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S. American Indians: Respect Uncontacted Tribes

South American Indians demand ‘respect’ for uncontacted tribes

An indigenous federation that defends uncontacted tribes across South America has demanded that Peru’s government respects the rights and lives of uncontacted Indians living in the remote Peruvian rainforest.

The demand comes after unique photos of an uncontacted tribe living in Brazil, near the Peruvian border, made world headlines. Other tribes in the region are believed to be at risk from uncontacted Indians from Peru fleeing into Brazil to escape illegal logging.

The demand was made by the International Indigenous Committee for the Protection of Uncontacted Tribes and those in Initial Contact in Amazonia, the Chaco and Eastern Paraguay (CIPIACI).

'The movement of isolated tribes into Brazil seems to be the result of the constant aggression and threats they have been facing on their land in Peru,' CIPIACI’s statement reads. 'Effectively, this kind of displacement has been going on for the last few years because of the invasion of their territories, mainly by loggers or missionaries who follow them and want to contact and evangelise them.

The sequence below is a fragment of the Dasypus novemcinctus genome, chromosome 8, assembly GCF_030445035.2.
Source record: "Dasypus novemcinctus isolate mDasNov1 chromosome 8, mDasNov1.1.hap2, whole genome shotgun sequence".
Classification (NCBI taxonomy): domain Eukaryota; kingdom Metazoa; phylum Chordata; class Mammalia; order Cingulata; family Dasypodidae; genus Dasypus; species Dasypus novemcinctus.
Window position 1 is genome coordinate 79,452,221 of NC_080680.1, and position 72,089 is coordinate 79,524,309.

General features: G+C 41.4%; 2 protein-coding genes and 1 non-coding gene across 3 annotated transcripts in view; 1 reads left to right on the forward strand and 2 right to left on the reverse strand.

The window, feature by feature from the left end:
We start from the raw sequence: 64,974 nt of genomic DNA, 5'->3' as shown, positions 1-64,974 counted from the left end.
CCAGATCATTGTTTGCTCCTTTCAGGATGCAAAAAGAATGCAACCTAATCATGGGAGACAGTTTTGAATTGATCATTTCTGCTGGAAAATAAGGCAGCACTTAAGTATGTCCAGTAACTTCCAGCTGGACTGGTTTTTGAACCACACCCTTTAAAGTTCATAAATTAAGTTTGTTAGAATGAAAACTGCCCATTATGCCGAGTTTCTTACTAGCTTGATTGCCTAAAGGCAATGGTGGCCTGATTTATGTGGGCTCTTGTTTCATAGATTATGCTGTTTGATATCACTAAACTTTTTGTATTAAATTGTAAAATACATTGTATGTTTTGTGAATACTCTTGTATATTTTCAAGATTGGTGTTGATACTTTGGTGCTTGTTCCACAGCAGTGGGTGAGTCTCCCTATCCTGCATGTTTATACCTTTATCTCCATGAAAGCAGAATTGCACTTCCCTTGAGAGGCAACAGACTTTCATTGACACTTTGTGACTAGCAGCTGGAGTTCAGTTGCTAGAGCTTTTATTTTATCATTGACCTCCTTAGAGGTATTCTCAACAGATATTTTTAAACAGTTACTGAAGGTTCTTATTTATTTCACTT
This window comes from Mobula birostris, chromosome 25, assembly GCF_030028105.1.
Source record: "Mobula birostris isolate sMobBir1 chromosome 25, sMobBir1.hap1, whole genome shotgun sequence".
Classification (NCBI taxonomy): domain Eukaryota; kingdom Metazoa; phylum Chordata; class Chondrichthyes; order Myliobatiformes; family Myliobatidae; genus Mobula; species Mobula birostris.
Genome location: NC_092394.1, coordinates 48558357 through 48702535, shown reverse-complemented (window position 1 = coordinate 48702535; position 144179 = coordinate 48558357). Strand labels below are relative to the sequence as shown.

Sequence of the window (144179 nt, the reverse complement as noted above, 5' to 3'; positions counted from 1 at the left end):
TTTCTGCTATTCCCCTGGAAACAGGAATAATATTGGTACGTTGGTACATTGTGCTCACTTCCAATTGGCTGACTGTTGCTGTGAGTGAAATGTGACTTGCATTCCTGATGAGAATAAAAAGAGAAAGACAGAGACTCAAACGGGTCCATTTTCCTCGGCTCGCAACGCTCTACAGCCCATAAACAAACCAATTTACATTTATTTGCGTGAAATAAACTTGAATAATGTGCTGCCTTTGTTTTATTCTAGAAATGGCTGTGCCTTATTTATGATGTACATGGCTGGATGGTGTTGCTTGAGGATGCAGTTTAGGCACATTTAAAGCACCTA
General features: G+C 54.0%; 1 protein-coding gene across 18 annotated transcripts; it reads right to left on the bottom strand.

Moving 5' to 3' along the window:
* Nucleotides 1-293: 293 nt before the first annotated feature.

'We demand that the Peruvian government meets its responsibility to guarantee respect for the rights of uncontacted tribes by the legal recognition of their ancestral land, the removal and sanctioning of outsiders who have invaded their land and threaten their lives, and the adoption of effective measures to guarantee their physical, social and cultural integrity.'

In total, there are an estimated fifteen uncontacted tribes in Peru and all of them are threatened with extinction, mainly from illegal logging and oil exploration. They are exceedingly vulnerable to any form of contact because they have no immunity to outsiders’ diseases.

Survival's director Stephen Corry said today, 'Peru’s uncontacted tribes could be the first people in the 21st century to be made extinct if the Peruvian government doesn’t act immediately. It needs to stop all the logging on the their land and ensure there is none in the future.'

ENDS

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